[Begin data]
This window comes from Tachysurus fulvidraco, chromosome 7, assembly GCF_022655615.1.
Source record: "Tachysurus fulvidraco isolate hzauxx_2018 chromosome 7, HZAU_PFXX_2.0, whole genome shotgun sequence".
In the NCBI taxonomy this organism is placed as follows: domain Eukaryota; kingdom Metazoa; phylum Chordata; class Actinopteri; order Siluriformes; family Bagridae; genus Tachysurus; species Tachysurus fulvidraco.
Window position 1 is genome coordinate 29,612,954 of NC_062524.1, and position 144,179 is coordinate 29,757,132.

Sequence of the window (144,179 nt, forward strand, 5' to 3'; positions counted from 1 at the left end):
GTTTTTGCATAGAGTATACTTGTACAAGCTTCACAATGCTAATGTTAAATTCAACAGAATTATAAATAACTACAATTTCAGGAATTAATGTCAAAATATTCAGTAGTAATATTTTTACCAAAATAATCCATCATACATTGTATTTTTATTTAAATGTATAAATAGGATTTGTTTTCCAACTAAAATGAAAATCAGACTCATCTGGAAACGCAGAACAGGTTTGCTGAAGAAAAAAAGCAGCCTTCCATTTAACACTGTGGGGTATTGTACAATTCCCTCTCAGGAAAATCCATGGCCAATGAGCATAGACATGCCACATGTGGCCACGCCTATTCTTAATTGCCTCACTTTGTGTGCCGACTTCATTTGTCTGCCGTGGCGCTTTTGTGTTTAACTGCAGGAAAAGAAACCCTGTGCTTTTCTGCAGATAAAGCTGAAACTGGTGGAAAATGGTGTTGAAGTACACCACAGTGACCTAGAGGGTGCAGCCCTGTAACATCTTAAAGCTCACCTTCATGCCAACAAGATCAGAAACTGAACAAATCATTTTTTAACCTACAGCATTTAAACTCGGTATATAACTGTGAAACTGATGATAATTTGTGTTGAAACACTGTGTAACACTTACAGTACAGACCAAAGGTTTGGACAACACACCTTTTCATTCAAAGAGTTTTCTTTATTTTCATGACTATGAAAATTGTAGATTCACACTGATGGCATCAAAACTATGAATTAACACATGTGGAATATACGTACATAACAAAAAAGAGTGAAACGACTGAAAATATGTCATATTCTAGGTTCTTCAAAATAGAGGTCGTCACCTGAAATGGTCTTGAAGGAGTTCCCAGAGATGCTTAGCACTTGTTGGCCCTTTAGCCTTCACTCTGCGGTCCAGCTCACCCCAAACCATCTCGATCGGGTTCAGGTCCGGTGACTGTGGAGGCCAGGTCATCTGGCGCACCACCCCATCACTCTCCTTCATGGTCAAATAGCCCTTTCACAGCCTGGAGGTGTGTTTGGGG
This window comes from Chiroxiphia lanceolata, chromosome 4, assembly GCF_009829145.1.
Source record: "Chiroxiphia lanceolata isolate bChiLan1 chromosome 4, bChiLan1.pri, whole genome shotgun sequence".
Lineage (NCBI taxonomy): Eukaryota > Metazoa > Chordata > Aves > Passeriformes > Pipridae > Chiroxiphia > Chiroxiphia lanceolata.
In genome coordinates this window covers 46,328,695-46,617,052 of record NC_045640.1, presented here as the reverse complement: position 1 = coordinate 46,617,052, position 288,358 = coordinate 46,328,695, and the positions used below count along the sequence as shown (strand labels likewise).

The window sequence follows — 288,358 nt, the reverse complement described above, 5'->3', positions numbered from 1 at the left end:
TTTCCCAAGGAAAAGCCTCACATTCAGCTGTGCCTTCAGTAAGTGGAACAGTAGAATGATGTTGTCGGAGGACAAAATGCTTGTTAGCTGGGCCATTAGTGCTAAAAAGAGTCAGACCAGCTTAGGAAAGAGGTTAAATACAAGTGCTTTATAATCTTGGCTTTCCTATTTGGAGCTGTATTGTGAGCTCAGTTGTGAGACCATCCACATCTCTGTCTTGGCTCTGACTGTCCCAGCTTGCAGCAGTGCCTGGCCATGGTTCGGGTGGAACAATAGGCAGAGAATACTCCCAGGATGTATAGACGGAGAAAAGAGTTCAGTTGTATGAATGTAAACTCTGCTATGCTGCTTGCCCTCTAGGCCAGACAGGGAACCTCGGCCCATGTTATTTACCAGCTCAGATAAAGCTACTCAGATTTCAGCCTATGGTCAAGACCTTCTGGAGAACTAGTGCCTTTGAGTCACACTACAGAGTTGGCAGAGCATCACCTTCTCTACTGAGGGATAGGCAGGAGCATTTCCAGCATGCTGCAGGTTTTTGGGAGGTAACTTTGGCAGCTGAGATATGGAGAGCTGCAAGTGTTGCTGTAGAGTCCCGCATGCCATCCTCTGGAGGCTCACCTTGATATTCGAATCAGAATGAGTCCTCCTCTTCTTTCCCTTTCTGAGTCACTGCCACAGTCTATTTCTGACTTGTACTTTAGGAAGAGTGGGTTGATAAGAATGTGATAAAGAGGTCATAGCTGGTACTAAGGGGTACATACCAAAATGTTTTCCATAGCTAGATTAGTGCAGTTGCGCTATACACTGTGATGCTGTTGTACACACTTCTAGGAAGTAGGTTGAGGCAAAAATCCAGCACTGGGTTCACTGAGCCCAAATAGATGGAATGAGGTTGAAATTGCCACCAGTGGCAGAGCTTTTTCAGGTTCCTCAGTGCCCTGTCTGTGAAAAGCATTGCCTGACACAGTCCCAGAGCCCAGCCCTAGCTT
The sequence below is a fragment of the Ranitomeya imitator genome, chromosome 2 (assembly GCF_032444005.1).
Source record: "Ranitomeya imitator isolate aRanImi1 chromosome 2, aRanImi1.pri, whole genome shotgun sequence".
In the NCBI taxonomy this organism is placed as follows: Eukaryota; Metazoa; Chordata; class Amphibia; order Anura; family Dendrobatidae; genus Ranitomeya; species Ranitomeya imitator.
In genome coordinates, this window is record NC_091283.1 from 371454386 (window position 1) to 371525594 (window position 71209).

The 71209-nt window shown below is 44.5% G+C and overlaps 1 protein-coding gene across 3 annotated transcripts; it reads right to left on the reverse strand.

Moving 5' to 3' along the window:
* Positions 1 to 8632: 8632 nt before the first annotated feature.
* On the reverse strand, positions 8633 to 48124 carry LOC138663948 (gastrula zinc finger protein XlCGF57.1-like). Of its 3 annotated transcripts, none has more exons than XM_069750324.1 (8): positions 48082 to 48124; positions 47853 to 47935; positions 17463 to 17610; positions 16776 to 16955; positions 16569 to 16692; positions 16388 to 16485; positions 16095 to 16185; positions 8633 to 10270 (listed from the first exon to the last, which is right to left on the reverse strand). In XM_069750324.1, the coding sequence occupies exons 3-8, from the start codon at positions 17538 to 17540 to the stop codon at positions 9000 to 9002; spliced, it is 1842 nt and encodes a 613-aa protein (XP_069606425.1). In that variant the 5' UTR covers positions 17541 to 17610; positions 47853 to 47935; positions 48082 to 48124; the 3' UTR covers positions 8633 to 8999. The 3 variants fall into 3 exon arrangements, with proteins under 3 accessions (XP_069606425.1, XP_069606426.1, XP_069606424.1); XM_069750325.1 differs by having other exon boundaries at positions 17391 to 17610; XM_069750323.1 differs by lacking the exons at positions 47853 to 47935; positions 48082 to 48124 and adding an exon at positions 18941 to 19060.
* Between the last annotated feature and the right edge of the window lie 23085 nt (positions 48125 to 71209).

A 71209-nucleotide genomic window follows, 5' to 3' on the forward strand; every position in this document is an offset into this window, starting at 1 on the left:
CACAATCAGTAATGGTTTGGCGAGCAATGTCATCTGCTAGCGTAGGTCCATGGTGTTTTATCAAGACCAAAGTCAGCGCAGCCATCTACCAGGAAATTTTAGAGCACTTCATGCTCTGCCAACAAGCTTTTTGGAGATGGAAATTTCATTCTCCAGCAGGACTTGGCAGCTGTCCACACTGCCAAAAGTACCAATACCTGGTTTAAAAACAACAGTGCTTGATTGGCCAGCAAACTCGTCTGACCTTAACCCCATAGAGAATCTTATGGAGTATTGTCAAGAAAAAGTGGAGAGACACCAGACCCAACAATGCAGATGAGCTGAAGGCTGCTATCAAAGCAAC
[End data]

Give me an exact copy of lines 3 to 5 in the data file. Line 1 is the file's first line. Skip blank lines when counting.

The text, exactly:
In the NCBI taxonomy this organism is placed as follows: domain Eukaryota; kingdom Metazoa; phylum Chordata; class Actinopteri; order Siluriformes; family Bagridae; genus Tachysurus; species Tachysurus fulvidraco.
Window position 1 is genome coordinate 29,612,954 of NC_062524.1, and position 144,179 is coordinate 29,757,132.

Sequence of the window (144,179 nt, forward strand, 5' to 3'; positions counted from 1 at the left end):